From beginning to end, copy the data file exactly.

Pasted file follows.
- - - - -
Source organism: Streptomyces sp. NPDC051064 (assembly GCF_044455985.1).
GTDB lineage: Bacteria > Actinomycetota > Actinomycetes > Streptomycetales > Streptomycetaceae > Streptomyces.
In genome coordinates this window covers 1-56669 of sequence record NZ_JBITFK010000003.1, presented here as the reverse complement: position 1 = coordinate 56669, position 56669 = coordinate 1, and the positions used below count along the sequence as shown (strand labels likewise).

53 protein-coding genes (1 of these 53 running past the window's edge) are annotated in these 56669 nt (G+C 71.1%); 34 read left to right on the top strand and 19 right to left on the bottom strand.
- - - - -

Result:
Source organism: Streptomyces sp. NPDC051064 (assembly GCF_044455985.1).
GTDB lineage: Bacteria > Actinomycetota > Actinomycetes > Streptomycetales > Streptomycetaceae > Streptomyces.
In genome coordinates this window covers 1-56669 of sequence record NZ_JBITFK010000003.1, presented here as the reverse complement: position 1 = coordinate 56669, position 56669 = coordinate 1, and the positions used below count along the sequence as shown (strand labels likewise).

53 protein-coding genes (1 of these 53 running past the window's edge) are annotated in these 56669 nt (G+C 71.1%); 34 read left to right on the top strand and 19 right to left on the bottom strand.